Morgina is probably one of the most nutrient-dense foods and herbal medicines on the planet that you’ve probably never heard of. With every part of the moringa tree useful for food or medicine, this “Tree of Life” is now being used to save many lives around the world.
The moringa tree is an especially nutrient-dense plant, providing a nearly complete source of human nutrition.
- Contains 10 times the vitamin A content of carrots, twice the vitamin C of oranges, 15 times the potassium of bananas, and 17 times the calcium of milk.
- Contains high amounts of selenium and vitamin E.
- Contains 19 of the 20 required amino acids, including the nine essential amino acids that our bodies cannot produce on their own. The amino acids in moringa are present in a form available for optimal absorption and assimilation by the body. These highly bio-available amino acids make moringa leaves an excellent source of leafy green vegetable protein.
- Is high in antioxidant compounds, and can support the body in the prevention of cancer and other diseases.
- Assists the body with detoxification of the liver, and thus, the detoxification of the rest of the body as well. Moringa has been demonstrated in an animal study to normalize liver enzyme counts in the livers of mice that were damaged by acetaminophen.
Because moringa meets the majority of our basic nutritional needs and is so bio-available, it can be used as a replacement for commercially produced multi-vitamin pills, many of which have been manufactured with isolated compounds that are never absorbed by our bodies in the first place (and have been found to actually remain intact even as they exit the body). With moringa, you never have to worry about wasting money on something that doesn’t work to support your health.
Moringa’s Use in Developing Countries
One of the many amazing things about the moringa tree is that it thrives in places where it is difficult to cultivate other crops, primarily in hot, dry and barren landscapes. Used widely in Africa, South Asia, and India, moringa has also been introduced into Central America and South America, and is currently being used to prevent malnutrition in many developing countries around the world. The countries of Rwanda and Ghana are now using moringa as part of their food security programs.
Moringa leaves are commonly dried and then ground into a powder. Nursing mothers use the moringa leaf powder to help them produce nutrient-rich breast milk for their infants. Women are also incorporating the leaf powder into all of their family’s meals, leading to well-nourished children who are healthier, happier and experience greatly improved energy.
By growing moringa trees locally, poor communities no longer need to rely on imported food goods to provide the important nutrition that they need.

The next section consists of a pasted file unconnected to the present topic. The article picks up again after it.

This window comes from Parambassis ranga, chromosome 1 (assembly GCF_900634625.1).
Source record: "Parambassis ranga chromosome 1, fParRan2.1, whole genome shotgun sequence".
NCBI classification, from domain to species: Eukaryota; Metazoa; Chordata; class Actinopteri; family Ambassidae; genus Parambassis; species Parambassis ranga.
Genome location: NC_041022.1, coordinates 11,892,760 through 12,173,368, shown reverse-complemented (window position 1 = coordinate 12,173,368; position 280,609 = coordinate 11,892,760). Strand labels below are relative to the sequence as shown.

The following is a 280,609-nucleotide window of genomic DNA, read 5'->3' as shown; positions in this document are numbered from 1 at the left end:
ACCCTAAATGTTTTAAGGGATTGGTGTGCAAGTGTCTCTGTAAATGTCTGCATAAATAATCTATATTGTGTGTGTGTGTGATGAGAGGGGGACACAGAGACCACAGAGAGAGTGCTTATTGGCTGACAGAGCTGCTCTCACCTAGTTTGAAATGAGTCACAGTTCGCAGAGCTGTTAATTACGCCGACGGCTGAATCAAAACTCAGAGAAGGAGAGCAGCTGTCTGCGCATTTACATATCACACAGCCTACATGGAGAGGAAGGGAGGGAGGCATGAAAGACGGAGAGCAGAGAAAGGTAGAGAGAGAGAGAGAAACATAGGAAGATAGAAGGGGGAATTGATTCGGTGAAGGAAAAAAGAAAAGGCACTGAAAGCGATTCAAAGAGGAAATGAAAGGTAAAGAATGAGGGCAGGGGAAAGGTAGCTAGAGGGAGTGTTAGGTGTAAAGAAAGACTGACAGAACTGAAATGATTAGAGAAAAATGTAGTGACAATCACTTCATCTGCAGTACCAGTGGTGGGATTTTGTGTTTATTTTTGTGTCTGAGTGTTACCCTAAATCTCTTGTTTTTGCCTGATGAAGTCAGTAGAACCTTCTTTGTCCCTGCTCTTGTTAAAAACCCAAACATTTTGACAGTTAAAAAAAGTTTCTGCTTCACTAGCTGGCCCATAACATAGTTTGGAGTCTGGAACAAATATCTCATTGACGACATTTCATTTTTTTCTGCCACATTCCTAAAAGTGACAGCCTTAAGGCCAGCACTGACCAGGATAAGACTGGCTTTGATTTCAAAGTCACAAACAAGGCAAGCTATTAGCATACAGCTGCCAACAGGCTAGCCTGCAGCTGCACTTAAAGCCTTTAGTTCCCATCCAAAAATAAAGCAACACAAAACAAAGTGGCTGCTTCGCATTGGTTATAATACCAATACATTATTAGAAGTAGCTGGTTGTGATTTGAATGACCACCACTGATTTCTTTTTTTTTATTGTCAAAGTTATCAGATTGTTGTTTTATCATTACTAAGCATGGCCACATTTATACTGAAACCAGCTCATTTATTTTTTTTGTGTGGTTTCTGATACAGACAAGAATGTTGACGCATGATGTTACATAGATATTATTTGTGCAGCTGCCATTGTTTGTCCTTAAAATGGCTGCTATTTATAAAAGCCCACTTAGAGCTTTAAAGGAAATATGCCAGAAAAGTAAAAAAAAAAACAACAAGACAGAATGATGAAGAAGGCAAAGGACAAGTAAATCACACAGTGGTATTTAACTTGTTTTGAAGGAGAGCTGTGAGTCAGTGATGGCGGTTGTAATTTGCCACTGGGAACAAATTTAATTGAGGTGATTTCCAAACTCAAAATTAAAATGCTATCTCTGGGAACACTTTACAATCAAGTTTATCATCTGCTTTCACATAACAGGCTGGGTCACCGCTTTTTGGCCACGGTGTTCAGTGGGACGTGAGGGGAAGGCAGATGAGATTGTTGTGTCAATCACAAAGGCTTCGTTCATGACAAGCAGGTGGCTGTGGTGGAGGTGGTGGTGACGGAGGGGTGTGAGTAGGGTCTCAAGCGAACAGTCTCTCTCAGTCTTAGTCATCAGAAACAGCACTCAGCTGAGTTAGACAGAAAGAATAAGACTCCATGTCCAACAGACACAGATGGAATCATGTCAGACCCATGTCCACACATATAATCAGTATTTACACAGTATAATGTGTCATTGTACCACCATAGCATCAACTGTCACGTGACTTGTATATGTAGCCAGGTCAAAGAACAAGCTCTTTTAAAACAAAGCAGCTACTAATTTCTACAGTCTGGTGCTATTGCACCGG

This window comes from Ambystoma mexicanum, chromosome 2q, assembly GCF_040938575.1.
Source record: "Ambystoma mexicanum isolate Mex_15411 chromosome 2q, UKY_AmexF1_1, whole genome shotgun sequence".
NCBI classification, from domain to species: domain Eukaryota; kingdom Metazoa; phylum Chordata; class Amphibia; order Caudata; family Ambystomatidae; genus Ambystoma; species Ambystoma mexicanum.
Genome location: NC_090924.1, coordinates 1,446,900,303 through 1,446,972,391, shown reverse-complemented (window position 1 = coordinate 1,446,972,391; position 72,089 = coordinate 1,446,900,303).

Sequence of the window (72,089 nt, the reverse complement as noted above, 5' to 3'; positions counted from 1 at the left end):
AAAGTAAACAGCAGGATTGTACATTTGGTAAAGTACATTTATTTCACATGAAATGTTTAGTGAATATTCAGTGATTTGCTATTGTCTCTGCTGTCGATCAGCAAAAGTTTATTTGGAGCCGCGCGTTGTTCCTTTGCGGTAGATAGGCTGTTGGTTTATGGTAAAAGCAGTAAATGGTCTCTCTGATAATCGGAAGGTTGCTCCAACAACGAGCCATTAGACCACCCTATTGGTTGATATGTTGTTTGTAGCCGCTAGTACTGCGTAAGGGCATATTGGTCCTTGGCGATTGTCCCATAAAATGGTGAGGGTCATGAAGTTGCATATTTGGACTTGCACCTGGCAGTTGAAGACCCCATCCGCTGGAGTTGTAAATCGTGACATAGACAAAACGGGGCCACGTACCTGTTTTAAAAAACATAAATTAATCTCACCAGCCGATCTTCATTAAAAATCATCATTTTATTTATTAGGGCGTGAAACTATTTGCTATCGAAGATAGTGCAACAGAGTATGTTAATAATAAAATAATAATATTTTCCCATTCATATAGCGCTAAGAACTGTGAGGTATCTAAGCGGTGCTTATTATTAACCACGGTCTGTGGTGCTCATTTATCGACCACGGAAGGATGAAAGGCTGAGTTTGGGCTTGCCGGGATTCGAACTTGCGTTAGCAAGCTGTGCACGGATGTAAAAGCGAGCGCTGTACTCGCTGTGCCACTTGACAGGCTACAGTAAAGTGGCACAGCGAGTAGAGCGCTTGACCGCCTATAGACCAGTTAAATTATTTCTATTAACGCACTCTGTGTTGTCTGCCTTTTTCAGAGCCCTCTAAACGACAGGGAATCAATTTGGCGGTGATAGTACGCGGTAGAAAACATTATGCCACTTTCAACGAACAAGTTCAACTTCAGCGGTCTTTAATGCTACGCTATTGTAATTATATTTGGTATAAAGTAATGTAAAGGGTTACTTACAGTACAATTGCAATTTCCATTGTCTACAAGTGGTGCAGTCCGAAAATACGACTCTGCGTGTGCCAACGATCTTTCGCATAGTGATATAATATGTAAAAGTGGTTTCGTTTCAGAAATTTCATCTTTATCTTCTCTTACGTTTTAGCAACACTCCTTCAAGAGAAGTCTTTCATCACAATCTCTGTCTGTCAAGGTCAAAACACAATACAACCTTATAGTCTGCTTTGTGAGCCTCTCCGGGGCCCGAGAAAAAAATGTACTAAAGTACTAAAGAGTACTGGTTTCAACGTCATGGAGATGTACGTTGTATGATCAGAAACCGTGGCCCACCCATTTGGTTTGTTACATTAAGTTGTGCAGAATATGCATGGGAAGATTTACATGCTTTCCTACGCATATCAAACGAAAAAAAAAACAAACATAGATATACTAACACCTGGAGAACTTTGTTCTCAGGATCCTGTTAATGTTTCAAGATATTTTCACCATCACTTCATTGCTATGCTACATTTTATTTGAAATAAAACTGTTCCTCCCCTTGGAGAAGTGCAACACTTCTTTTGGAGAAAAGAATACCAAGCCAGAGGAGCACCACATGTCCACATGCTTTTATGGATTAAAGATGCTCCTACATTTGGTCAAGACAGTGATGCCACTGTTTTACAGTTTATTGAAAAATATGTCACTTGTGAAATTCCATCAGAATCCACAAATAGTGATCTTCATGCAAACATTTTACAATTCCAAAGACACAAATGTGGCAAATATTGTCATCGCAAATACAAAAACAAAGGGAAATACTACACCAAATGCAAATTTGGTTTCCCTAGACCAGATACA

Another great use of the moringa tree is that its seeds are used to purify water in developing countries where water supplies are often questionable.
How to Use Moringa
As a multi-use plant, moringa has many uses and applications. All parts of the moringa tree are useful, including the roots, stems, leaves, flowers and seedpods.
- The leaves can be powdered and used as a supplement. A minimum of two teaspoons of the leaf powder per day is recommended to best experience the benefits of moringa.
- The leaf powder can be made into a tea, added to water or juice, or blended into your smoothies. The fresh moringa leaves can also be made into a tea.
- The leaf powder can be added to soups and juices.
- The seed oils can be used topically for skin and hair conditions.
- The seed oils can be used for cooking, cosmetics and many other uses.
Because moringa leaf powder is an excellent source of nutrition and meets the majority of our body’s basic needs for nourishment, it is an excellent super food to stock up on and have on hand for times when other local food sources become scarce. It is also a useful food to have a supply of in the winter when it is difficult to grow our own nourishing fruits and vegetables in colder climates.
How to Grow a Moringa Tree
The very amazing things about moringa that make it a miracle survival plant in sunny, hot, dry and barren lands also means that the majority of the climates in the United States are not optimal for year-round growth of moringa trees.
However, some people grow moringa trees as annuals, and others are experimenting with bringing them indoors and keeping them alive in pots over the winter. In temperate climates, moringa trees require artificial lighting and heating throughout the cold times of the year in their indoor home.
It is important to note that moringa trees grow very large very quickly, and if you wish to keep them in a pot, you will need to “trick” them into believing that they will never grow very big by trimming their roots back once and their branches regularly.
Experts warn that moringa seeds should not be continually consumed, as their plant compounds may build up in the body, become toxic, and potentially cause damage. Only the leaves are recommended for continued daily consumption.
It is also recommended that pregnant and nursing mothers only consume the leaves (or leaf powder) due to the potentially negative effects of other parts of the moringa plant on a developing baby.
All information in this article is for informational purposes only, and is not intended to diagnose, treat or cure any health condition. Always consult with your health practitioner concerning any supplement(s) that you are considering incorporating into your diet and lifestyle to determine if it is right for you.
Do you have experience with moringa? Share your advice on using or growing it in the section below: